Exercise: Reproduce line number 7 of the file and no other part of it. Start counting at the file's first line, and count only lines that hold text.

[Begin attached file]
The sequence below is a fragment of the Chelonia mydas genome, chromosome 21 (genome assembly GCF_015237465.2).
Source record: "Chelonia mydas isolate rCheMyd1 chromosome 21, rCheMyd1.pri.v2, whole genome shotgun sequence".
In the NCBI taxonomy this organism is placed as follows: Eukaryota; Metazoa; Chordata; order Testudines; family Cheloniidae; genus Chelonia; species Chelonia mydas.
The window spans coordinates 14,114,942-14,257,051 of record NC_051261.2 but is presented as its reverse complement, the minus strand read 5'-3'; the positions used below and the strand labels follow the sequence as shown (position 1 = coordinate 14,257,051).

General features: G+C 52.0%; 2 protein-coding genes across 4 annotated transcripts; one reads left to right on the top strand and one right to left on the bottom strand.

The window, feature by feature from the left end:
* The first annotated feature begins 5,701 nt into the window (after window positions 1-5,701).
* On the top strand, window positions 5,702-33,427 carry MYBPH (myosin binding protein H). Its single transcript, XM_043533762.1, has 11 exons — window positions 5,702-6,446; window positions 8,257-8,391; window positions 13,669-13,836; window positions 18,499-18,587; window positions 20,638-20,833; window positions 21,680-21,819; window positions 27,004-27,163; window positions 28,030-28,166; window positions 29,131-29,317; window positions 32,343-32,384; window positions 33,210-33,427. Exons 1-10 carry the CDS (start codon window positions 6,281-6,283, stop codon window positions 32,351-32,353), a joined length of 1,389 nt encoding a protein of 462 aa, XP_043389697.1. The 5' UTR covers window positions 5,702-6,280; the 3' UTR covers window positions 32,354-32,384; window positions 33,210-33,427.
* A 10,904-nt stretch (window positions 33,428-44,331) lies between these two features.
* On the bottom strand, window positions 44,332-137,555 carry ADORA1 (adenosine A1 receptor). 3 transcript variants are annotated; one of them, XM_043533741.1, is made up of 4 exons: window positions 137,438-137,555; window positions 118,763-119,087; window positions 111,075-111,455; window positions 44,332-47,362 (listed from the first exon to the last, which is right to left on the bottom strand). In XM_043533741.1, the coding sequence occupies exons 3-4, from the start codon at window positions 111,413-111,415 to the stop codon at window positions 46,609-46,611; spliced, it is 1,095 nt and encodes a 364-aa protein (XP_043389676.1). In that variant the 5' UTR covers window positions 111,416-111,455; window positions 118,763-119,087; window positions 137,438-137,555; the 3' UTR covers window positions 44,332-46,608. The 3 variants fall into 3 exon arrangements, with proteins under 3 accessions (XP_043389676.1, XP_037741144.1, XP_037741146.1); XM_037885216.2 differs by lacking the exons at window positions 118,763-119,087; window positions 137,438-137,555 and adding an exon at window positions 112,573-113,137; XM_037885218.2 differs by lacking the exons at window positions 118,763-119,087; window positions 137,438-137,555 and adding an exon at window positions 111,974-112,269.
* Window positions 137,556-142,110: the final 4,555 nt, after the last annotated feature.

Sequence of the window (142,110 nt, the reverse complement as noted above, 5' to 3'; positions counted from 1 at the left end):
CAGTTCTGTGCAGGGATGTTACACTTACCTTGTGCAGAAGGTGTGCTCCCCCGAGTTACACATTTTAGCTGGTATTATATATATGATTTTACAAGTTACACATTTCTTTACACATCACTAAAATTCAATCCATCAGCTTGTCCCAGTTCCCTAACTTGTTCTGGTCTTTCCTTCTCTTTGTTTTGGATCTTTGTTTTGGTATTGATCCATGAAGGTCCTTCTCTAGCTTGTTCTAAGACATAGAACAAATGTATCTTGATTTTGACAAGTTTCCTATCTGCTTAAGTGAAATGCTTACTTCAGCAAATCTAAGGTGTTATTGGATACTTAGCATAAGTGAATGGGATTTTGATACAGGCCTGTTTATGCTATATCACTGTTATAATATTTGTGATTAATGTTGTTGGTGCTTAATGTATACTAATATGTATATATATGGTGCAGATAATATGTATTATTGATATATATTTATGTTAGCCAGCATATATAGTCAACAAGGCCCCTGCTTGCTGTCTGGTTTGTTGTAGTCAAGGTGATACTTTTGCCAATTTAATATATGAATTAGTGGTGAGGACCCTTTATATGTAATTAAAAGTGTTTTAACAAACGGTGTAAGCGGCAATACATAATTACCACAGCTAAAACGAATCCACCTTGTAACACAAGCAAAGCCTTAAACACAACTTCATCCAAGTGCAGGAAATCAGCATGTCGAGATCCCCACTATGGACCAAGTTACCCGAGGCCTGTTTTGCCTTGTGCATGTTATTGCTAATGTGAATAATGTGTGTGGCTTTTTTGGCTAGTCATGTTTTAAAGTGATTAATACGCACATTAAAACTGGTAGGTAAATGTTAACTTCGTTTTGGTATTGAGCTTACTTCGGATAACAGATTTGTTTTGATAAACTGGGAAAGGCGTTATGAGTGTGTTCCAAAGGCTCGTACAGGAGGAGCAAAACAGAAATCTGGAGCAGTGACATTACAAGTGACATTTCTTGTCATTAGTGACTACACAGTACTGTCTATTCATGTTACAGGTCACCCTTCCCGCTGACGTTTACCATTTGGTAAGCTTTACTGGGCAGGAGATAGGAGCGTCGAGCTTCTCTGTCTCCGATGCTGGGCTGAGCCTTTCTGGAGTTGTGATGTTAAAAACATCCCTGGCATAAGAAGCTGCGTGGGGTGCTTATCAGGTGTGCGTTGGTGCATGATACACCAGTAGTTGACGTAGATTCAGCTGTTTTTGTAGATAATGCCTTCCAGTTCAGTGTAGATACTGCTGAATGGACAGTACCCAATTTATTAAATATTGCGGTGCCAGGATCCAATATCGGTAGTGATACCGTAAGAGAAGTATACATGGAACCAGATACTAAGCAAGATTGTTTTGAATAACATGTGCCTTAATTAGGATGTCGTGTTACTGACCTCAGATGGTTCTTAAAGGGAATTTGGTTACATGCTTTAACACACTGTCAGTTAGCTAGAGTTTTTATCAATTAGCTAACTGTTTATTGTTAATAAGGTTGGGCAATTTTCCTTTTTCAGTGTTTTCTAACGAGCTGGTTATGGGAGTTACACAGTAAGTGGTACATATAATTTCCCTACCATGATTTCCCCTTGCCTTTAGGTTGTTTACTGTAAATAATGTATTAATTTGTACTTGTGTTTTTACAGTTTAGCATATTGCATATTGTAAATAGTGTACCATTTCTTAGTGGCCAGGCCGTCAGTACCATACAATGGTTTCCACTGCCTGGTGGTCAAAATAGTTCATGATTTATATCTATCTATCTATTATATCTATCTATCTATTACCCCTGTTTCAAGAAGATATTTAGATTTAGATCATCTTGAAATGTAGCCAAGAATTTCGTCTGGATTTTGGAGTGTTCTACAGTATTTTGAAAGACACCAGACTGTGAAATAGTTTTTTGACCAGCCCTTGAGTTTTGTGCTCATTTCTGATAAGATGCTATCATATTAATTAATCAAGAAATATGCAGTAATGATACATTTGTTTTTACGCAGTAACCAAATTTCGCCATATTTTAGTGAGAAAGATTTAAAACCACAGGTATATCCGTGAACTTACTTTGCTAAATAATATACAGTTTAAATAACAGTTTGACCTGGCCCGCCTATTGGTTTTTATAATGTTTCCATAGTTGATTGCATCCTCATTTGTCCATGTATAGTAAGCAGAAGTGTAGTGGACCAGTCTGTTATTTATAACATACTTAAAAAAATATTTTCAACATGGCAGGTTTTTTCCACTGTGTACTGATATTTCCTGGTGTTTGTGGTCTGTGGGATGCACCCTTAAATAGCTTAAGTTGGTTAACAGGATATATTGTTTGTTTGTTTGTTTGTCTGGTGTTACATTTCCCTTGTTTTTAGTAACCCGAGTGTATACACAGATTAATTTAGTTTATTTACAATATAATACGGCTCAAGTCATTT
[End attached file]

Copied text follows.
* The first annotated feature begins 5,701 nt into the window (after window positions 1-5,701).